Urban Grimshaw and the Shed Crew has a lot going for it :
- It is a must for people working with difficult or disturbed children and young people who want an idea of their life in their feral state without having to go there.
- It has the ring of truth in the description of the main characters.
- It is a quick and easy read.
- It is also entertaining, so it should be of interest to most people, not just those in one of the social trades.
What’s it about? Urban Grimshaw was a lad (now a young man) who lived on a run-down on a Leeds estate, truanting, living by his wits, glue-sniffing, stealing, twocking, and general being the sort of anti-social type who gives teen-agers their threatening image. The book follows the happenings in Urban’s life, centring around a group of his friends, the Shed Crew, who have a well-equipped base in a shed in the back garden of one of their number, and his dog, Tyson.
The great strength of the book is the way that Bernard Hare describes their lives so vividly. There is the general chaotic lack of pattern to their way of living, their amorality in helping themselves to what they want, the immediate buzz they get from stealing cars and taking drugs, the battle with the authorities (and especially the police), the random sex from a very early age, and the lack of role models among the adults who brought them into the world or who impinge on their lives. The picture feels right, and is drawn powerfully.
From the point of view of the professionals whose services are meant to be helping children and young people such as the Shed Crew, such as teachers, social workers and youth workers, the book paints a picture which may be both an inspirational challenge and a cause for despair. No doubt Daily Mail readers would respond by wanting the Shed Crew all locked up for a very long time, and some of them have been. But for people concerned about the children’s needs, their desperate need to have better and more fulfilling lives stands out a mile, and makes one want to weep or get involved.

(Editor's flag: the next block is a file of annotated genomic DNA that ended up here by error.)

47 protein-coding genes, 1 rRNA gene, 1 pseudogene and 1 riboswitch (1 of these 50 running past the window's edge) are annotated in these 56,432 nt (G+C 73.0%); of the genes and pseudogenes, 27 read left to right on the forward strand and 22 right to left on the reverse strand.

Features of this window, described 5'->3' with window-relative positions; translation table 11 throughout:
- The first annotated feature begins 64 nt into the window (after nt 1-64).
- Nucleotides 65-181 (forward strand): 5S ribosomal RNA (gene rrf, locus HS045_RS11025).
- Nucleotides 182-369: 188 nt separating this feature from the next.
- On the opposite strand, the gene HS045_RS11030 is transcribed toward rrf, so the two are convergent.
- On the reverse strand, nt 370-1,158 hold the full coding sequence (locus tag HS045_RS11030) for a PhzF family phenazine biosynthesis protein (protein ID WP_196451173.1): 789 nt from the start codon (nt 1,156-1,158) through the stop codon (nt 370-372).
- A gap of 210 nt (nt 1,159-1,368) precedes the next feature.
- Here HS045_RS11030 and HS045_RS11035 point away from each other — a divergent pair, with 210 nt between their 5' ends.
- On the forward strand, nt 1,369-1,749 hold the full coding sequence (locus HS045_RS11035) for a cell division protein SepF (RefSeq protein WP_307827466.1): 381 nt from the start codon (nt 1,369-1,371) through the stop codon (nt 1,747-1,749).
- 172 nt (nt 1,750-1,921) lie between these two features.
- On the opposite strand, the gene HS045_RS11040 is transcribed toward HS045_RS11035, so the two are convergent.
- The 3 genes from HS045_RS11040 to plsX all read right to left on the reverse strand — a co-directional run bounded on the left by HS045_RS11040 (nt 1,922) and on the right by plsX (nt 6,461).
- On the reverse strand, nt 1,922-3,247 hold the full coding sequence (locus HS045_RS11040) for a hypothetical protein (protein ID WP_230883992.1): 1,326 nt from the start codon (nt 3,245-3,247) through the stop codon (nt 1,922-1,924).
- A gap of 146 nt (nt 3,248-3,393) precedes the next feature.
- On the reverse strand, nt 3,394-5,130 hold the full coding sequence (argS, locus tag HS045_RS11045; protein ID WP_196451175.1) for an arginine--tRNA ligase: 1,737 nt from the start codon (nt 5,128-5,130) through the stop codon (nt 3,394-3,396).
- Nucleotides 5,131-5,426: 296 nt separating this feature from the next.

The Shed Crew are at the bottom of the heap. In every city there are numbers of children and young people who are in similar situations. They have usually had unsatisfactory schooling experiences. Many have limited skills and may be illiterate. Their prospects of earning reasonable money legally are poor. They feel that the establishment is against them. It is understandable that they go for the easy highs offered by sex, drugs and offending.
And when they realise that there may be more to life, the way to constructing a more positive and socially acceptable lifestyle entails overcoming addictions and coping with all their other social problems, such that it is a long and hard haul. Bernard Hare’s book indicates that human nature can shine through, and some make a fist of it and win. For others, their childhood problems presage adult lives in prison or mental hospital, or bearing children who risk following their parents in turn. It is hard to break out of the cycle of deprivation.
As for Bernard Hare, the narrator, he comes over as an odd kettle of fish, and while the descriptions of the Shed Crew come over as realistic, one feels that he is playing at several levels. He describes himself as a sort of social worker manqué, who, in the course of the book, offends frequently, takes drugs, colludes with the children and behaves pretty awfully. One has the impression that he is a bit of a poser, describing himself tongue in cheek. The dust-jacket describes him as “an unlikely saviour” of the children, but, while he undoubtedly helped some of them at times, he was scarcely a saviour. His role seems to have been more like that of an anthropologist who adopts the life-style of the tribe he is observing, and goes native in the process.
The good thing is that, by doing so, Bernard Hare has given an outstanding inside view that ordinary social work and child care texts cannot do, and I predict that this book will stand alongside other classics which give insight into the way that children and young people think and behave. Go buy it.
Hare, B. (2005) Urban Grimshaw and the Shed Crew Hodder and Stoughton, London